- An aircraft inside the storm is looking for signs of demise
- Storm is blamed for 20 deaths on Caribbean's Dominica
Tropical Storm Erika, which killed at least 20 people on the Caribbean island of Dominica, appears to be breaking up in the waters north of Cuba, the U.S. National Hurricane Center said.
A Hurricane Hunter aircraft flew into the storm Saturday to evaluate it as it churned in the Caribbean about 55 miles (90 kilometers) east-northeast of Holguin, Cuba, the Miami-based center said in an 8 a.m. New York time advisory. Its top winds were 40 miles per hour and it was moving west-northwest at 20 mph.
“Surface observations from Cuba and reports from an Air Force Reserve Hurricane Hunter aircraft suggest that Erika is degenerating to a trough of low pressure,” Jack Beven, a senior hurricane specialist at the center in Miami, wrote in a forecast. He said if subsequent data confirms this, advisories will be discontinued later this morning.
On its path through the Caribbean, Erika killed at least 20 people on the Commonwealth of Dominica and left many others missing, Prime Minister Roosevelt Skerrit said in a televised address posted on his Twitter and Facebook pages. The mountainous island is home to just under 74,000 people and is known for its forests protected by national parks.
Across Dominica, located between Guadeloupe and Martinique, roads have been washed out, the country’s airport was damaged and towns have been cut off, Skerrit said. He estimated development on the island of just under 74,000 has been set back 20 years.
“The extent of the damage is monumental,” Skerrit said. “Some communities are no longer recognizable.”
Erika also brought winds and heavy rains to the Dominican Republic, Puerto Rico and the U.S. and British Virgin Islands. As much as 3 to 6 inches of rain are forecast for Haiti and Cuba through Sunday, the hurricane center said.
On Friday, the potential threat to Florida prompted Governor Rick Scott to declare a statewide emergency and prepare the National Guard for action. Orange juice futures had their biggest three-day advance in 11 weeks.
Federal Emergency Management Agency teams were also dispatched to Puerto Rico and St. Thomas in the U.S. Virgin Islands, which were struck on Friday, and are preparing to respond in Florida if needed, said Josh Earnest, a White House spokesman.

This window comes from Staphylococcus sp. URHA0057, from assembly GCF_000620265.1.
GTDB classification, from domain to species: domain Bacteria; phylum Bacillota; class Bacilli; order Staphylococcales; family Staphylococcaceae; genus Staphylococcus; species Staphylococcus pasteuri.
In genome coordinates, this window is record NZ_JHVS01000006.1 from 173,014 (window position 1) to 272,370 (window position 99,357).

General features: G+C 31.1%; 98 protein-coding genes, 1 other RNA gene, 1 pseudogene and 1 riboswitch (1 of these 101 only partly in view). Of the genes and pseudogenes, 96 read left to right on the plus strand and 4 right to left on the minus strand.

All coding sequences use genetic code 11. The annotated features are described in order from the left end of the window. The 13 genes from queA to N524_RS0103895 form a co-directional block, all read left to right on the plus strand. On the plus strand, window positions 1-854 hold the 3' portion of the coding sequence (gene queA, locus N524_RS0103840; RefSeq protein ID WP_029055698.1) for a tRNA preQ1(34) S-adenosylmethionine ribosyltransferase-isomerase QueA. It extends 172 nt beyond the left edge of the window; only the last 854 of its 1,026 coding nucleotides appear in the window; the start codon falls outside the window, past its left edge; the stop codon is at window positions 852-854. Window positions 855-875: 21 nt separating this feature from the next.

“We cannot afford to be complacent,” Scott said in a statement. “Every Floridian must have a game plan if they need to evacuate or help a family member evacuate the path of the storm.”
The biggest threat to Florida is likely to be flooding, said Todd Crawford, a meteorologist with WSI in Andover, Massachusetts.
“I think she will emerge up near the west coast of Florida and sort of stall out as a big rainstorm,” Crawford said. “Not as anything particularly interesting, just a big blob of rain.”
The rain may help southern Florida, said Dan Kottlowski, a meteorologist at AccuWeather Inc. in State College, Pennsylvania. The southern tip of Florida is gripped by extreme drought, according to the U.S. Drought Monitor in Lincoln, Nebraska.
“This will certainly help out in the Everglades,” Kottlowski said.
The hurricane center is also watching another potential storm off the coast of Africa. It has a 70 percent chance of becoming a tropical system in the next five days.
Kottlowski said if this develops it will most likely curve north into the mid-Atlantic Ocean.
In the Pacific, Hawaii is forecast to have hurricanes to its east and west through next week.
Forecasters are watching Hurricane Ignacio with top winds of 90 mph that is now 785 miles east-southeast of Hilo, Hawaii. The storm’s forecast track is to miss the island state just to the east starting Monday.
Tropical Storm Kilo is forecast to reach hurricane strength and pass Hawaii to the west.